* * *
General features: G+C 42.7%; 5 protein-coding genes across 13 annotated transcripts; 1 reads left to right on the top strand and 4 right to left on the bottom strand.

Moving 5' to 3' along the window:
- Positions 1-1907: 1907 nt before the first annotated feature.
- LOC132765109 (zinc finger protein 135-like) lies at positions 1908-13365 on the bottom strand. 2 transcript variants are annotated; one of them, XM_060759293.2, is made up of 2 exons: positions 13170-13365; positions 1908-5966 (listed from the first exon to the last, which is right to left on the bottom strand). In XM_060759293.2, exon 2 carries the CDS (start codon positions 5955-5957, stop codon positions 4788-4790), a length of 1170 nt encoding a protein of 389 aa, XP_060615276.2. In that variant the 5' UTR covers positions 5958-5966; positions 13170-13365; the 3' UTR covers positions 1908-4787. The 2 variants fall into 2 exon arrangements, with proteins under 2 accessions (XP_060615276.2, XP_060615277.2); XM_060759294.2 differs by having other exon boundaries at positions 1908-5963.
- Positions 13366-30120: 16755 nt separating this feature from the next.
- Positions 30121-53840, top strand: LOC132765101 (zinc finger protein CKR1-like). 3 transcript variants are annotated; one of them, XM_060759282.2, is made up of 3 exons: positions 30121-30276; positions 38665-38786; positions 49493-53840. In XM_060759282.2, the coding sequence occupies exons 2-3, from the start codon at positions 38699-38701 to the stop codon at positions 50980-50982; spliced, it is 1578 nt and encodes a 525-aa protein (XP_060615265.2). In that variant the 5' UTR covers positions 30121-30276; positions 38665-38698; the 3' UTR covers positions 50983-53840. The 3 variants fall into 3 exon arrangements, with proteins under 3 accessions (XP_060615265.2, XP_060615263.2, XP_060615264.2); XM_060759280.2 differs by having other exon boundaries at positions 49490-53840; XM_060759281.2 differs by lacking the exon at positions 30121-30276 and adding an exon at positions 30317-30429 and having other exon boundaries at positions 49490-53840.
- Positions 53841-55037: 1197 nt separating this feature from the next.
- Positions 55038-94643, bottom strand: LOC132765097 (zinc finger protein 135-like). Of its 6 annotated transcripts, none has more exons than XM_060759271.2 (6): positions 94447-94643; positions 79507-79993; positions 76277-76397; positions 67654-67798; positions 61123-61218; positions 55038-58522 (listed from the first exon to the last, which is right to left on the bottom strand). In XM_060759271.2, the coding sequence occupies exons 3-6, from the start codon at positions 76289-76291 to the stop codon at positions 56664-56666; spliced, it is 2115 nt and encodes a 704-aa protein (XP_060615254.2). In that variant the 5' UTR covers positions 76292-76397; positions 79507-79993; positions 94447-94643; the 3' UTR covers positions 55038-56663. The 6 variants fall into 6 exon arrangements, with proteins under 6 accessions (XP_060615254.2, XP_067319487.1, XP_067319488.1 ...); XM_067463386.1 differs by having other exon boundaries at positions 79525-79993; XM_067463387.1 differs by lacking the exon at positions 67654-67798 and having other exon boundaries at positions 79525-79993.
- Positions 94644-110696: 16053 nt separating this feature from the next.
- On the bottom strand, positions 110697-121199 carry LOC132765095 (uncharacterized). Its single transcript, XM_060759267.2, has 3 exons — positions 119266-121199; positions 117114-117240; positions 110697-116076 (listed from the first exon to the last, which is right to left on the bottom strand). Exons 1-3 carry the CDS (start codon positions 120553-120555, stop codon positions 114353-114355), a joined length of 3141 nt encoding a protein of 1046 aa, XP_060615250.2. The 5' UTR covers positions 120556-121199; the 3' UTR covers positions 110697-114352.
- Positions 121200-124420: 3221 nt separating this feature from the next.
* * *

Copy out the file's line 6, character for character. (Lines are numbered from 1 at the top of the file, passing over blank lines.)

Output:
- Positions 30121-53840, top strand: LOC132765101 (zinc finger protein CKR1-like). 3 transcript variants are annotated; one of them, XM_060759282.2, is made up of 3 exons: positions 30121-30276; positions 38665-38786; positions 49493-53840. In XM_060759282.2, the coding sequence occupies exons 2-3, from the start codon at positions 38699-38701 to the stop codon at positions 50980-50982; spliced, it is 1578 nt and encodes a 525-aa protein (XP_060615265.2). In that variant the 5' UTR covers positions 30121-30276; positions 38665-38698; the 3' UTR covers positions 50983-53840. The 3 variants fall into 3 exon arrangements, with proteins under 3 accessions (XP_060615265.2, XP_060615263.2, XP_060615264.2); XM_060759280.2 differs by having other exon boundaries at positions 49490-53840; XM_060759281.2 differs by lacking the exon at positions 30121-30276 and adding an exon at positions 30317-30429 and having other exon boundaries at positions 49490-53840.